While the iPhone 5 was a no-show, consumers still seem just as interested in pre-ordering the latest Apple handset.

Apple announced pre-orders of its iPhone 4S have topped one million in a single day, surpassing the previous single day pre-order record of 600,000 held by iPhone 4.The iPhone 4S is the company’s latest smartphone and comes with new features including Apple’s dual-core A5 chip an all new camera with advanced optics full 1080p HD resolution video recording and Siri, an intelligent assistant application that helps users get things done by asking it questions “We are blown away with the incredible customer response to iPhone 4S,” said Philip Schiller, Apple’s senior vice president of worldwide product marketing. “The first day pre-orders for iPhone 4S have been the most for any new product that Apple has ever launched and we are thrilled that customers love iPhone 4S as much as we do.”

The iPhone 4S will be available at all 245 Apple retail stores in the U.S. starting Friday, October 14. Every customer who buys an iPhone 4S at an Apple retail store will also be offered free Personal Setup service, helping them customize their iPhone 4S by setting up email, showing them new apps from the App Store and more.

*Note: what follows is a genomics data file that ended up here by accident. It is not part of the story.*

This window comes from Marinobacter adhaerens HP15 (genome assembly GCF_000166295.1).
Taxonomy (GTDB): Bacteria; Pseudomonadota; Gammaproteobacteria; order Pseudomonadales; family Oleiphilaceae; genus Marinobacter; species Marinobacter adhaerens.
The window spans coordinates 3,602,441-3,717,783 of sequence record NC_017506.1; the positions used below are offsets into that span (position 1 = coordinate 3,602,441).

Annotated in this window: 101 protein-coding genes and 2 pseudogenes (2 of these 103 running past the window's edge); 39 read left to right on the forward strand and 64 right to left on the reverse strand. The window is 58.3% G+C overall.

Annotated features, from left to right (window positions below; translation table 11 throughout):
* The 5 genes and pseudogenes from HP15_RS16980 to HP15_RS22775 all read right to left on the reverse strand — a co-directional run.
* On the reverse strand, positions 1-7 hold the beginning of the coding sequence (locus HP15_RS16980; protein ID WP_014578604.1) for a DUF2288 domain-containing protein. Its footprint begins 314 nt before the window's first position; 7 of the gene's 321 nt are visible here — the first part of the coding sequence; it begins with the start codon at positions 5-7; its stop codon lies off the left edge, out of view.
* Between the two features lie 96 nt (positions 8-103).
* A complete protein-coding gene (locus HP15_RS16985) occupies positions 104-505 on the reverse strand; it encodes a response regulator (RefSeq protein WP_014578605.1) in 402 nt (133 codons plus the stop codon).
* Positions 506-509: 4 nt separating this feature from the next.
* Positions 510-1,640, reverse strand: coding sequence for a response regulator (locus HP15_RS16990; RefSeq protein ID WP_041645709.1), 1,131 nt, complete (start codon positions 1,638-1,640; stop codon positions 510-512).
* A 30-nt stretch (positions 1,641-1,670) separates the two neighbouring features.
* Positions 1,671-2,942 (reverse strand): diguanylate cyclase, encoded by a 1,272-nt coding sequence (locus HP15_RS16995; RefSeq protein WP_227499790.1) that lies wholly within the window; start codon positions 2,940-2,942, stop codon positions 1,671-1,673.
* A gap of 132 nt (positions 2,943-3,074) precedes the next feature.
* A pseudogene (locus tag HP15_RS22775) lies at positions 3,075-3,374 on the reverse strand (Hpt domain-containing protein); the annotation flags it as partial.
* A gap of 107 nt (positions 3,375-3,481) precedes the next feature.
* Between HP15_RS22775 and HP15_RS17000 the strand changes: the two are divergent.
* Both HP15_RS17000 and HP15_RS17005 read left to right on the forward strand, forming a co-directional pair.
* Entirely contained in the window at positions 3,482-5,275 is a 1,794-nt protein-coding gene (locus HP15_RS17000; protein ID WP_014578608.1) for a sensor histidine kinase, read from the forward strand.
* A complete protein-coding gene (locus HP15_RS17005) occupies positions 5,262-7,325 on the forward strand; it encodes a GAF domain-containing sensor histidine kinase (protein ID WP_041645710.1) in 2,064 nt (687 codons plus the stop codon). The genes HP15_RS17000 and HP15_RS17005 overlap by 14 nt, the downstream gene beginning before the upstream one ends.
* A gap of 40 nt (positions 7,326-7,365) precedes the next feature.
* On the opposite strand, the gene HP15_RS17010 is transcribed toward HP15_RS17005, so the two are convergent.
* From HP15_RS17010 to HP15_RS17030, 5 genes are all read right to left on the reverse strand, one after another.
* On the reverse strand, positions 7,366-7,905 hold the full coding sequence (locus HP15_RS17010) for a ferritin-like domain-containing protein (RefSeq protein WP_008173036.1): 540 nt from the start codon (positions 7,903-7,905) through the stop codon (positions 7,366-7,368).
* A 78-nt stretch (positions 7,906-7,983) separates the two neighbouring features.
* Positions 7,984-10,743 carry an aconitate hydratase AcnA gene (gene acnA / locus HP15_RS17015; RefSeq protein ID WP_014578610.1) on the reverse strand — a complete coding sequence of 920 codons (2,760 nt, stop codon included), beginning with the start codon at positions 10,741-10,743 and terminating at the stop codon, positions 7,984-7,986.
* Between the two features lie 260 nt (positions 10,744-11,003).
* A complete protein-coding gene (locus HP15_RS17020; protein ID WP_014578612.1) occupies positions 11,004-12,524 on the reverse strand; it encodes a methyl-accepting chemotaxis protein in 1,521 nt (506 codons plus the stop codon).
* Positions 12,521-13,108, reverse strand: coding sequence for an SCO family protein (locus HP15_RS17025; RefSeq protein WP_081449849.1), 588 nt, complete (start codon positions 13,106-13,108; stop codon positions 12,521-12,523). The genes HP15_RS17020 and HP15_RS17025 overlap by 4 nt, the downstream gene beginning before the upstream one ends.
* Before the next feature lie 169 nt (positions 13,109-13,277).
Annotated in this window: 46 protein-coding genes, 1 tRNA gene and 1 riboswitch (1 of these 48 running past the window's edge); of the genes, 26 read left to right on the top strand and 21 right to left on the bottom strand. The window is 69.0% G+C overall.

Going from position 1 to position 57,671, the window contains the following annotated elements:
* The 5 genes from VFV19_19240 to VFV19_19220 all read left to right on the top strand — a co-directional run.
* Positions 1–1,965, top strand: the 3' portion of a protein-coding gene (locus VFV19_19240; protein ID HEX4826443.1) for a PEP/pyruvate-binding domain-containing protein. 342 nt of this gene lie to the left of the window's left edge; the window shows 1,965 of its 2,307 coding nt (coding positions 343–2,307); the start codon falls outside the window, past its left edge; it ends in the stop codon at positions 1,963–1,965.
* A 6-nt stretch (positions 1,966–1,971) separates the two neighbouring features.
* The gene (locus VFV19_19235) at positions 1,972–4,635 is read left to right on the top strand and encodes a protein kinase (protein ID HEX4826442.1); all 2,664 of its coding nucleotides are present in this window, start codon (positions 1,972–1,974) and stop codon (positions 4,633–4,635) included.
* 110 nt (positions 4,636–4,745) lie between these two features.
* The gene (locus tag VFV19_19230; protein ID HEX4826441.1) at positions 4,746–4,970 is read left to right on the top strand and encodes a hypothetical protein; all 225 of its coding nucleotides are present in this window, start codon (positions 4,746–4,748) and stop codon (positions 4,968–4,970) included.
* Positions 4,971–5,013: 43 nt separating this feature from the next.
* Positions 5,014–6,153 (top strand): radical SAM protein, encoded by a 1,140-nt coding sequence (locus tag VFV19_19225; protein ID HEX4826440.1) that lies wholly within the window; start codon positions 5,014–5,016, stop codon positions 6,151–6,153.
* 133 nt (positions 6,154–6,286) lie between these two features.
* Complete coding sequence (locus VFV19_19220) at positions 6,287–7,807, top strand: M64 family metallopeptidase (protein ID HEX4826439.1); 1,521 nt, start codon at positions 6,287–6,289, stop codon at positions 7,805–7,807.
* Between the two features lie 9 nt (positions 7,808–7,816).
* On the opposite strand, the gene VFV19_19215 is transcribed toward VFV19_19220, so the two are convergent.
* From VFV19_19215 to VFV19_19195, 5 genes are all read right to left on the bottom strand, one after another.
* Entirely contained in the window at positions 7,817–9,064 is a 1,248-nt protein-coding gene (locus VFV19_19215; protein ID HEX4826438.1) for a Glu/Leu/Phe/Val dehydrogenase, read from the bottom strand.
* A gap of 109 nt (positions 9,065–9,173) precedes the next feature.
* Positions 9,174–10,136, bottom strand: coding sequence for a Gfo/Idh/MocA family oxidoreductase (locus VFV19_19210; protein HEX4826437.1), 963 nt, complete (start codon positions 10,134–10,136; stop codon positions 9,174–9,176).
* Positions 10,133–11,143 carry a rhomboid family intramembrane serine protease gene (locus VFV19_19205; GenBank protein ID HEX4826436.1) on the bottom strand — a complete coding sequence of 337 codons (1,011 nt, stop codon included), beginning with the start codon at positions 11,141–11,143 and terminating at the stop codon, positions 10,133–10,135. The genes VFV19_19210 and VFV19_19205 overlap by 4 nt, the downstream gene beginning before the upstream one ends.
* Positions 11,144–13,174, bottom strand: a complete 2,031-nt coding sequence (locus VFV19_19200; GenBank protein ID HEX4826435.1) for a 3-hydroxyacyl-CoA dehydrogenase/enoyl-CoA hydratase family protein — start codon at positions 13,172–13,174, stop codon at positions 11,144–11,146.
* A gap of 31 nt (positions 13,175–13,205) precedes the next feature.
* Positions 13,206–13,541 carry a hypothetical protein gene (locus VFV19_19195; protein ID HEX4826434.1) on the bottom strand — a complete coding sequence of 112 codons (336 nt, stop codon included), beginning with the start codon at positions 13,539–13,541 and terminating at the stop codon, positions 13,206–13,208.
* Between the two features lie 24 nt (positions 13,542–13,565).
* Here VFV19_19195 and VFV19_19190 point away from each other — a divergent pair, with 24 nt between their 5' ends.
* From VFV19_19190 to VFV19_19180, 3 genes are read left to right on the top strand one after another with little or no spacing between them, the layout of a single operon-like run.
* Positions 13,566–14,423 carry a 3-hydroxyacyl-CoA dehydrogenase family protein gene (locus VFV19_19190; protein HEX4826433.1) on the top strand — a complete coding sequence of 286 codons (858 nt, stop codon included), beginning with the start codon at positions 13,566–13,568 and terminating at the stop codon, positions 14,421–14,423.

The smartphone also includes iOS 5, Apple’s latest edition of its mobile operating system with over 200 new features, and iCloud, a set of free cloud services that work with a user’s iPhone, iPad, iPod touch, Mac or PC to automatically and wirelessly store content in iCloud and push it to all user devices.

The iPhone 4S comes in either black or white and will be available—with a two-year rate plan-- in the U.S. for a suggested retail price of $199 for the 16GB model and $299 for the 32GB model and $399 for the new 64GB model. The handset will be available from the Apple Online Store, Apple’s retail stores and through AT&T, Sprint, Verizon Wireless, and select Best Buy, Target and Walmart stores and select Apple Authorized Resellers. The last version of the device, the iPhone 4, is available for just $99 and the iPhone 3GS is available for free with a two-year contract, the company noted. 

Although Apple’s press event to launch the next iPhone disappointed some Apple fans who were expecting the release of the mythical “iPhone 5”, most analysts were sufficiently satisfied with the latest iteration of the popular smartphone. "While the form factor does not have a bigger screen or thinner body, the processor improvements, HSPA+ [Evolved High-Speed Packet Access] speeds [particularly beneficial for AT&T and European subscribers] should drive a large number of upgrades, especially as outside the U.S. LTE [Long-Term Evolution] deployments are not being rushed," said Jefferies & Co. analyst Peter Misek.


Friday, October 7, 2011

Microsoft updates on the way.

So, is this really news?